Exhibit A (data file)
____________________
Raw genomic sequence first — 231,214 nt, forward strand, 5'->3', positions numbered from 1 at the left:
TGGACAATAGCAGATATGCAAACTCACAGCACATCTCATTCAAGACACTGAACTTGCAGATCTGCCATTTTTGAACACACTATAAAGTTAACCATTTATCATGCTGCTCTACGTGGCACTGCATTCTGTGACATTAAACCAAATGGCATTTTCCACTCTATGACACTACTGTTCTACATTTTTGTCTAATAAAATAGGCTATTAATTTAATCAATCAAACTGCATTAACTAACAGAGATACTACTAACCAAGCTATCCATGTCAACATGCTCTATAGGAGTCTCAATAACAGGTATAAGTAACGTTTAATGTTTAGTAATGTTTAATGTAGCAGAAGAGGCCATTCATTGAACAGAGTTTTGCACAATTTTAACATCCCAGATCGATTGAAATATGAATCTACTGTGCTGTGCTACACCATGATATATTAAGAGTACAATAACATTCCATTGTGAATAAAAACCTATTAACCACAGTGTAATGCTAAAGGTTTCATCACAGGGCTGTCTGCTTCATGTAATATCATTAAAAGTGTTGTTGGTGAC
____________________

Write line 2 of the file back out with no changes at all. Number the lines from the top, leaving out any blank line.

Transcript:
TGGACAATAGCAGATATGCAAACTCACAGCACATCTCATTCAAGACACTGAACTTGCAGATCTGCCATTTTTGAACACACTATAAAGTTAACCATTTATCATGCTGCTCTACGTGGCACTGCATTCTGTGACATTAAACCAAATGGCATTTTCCACTCTATGACACTACTGTTCTACATTTTTGTCTAATAAAATAGGCTATTAATTTAATCAATCAAACTGCATTAACTAACAGAGATACTACTAACCAAGCTATCCATGTCAACATGCTCTATAGGAGTCTCAATAACAGGTATAAGTAACGTTTAATGTTTAGTAATGTTTAATGTAGCAGAAGAGGCCATTCATTGAACAGAGTTTTGCACAATTTTAACATCCCAGATCGATTGAAATATGAATCTACTGTGCTGTGCTACACCATGATATATTAAGAGTACAATAACATTCCATTGTGAATAAAAACCTATTAACCACAGTGTAATGCTAAAGGTTTCATCACAGGGCTGTCTGCTTCATGTAATATCATTAAAAGTGTTGTTGGTGAC